At Plum Court Apartments in Sunnyvale the new carpets are too high, causing doors to drag. I'm here to trim them. The entire unit was refurbished after an old couple moved out.
The walls are utterly bare. The tenants have no furniture. No chair, no table, nothing. Two sleeping bags zipped together. The plush carpet will be their bed.
They look like kids,The girl has one large cardboard carton; the boy, a backpack. There's an air of hasty arrangement in their move. Amid the high energy there's a gentleness between them, a constant checking of eyes. Little touches. Fingertips. They are totally in synch. Buoyant. Inspiring.
so strong and fresh.
Bright paint in the kitchen.
Tattoos on young flesh.
Besides the box and backpack, they have a kitten which is mewing and lapping water from a bowl on the kitchen floor. From a small radio, strange drums are blasting.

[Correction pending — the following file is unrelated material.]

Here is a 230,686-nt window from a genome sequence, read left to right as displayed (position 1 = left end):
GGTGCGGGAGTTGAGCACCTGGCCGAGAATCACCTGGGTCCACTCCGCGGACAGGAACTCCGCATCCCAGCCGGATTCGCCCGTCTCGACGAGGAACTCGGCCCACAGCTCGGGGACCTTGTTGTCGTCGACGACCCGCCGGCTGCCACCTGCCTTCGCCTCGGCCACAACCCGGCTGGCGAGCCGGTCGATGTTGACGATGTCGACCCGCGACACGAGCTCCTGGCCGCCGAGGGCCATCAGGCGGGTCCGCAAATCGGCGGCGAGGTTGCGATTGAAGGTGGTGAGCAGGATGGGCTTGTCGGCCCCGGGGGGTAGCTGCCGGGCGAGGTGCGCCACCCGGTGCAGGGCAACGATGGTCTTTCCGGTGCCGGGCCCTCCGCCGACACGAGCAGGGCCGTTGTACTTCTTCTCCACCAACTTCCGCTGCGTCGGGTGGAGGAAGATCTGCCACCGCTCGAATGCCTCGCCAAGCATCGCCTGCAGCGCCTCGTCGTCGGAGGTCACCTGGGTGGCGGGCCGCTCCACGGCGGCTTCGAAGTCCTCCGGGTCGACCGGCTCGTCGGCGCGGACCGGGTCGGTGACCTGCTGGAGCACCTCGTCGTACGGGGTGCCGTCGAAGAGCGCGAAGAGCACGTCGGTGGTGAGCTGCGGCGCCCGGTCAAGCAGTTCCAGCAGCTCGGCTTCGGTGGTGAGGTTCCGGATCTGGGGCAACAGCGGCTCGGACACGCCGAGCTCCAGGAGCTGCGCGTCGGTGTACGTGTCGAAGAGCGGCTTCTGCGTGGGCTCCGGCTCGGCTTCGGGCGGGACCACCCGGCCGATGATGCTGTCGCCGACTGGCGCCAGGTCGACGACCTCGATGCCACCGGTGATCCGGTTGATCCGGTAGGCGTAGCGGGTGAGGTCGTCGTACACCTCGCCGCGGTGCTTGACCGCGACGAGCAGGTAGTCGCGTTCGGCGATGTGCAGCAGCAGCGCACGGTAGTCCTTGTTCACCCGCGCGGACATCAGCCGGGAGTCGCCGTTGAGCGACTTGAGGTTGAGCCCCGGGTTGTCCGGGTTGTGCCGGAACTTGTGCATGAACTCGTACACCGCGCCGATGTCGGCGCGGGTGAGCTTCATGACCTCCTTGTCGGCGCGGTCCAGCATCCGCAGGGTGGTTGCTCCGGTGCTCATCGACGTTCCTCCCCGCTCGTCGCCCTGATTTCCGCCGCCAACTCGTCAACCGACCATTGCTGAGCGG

"Just married?" I ask.
"Not yet," the boy says.
The girl smiles at him, blushing.
"Oops. Sorry," I say.
"It's cool," the girl says.
Are you pregnant? I want to ask.
The young woman is counting their money: not enough for a pizza. "Top Ramen," she says, and she fills a pot with water. She glances at the boy, bites her lip, a spark in her eye. She turns to me. "Are you almost done?"
"I'll be out of your way in a minute," I say.
They're so in love. So sweet. So simple.
There's hope for us all.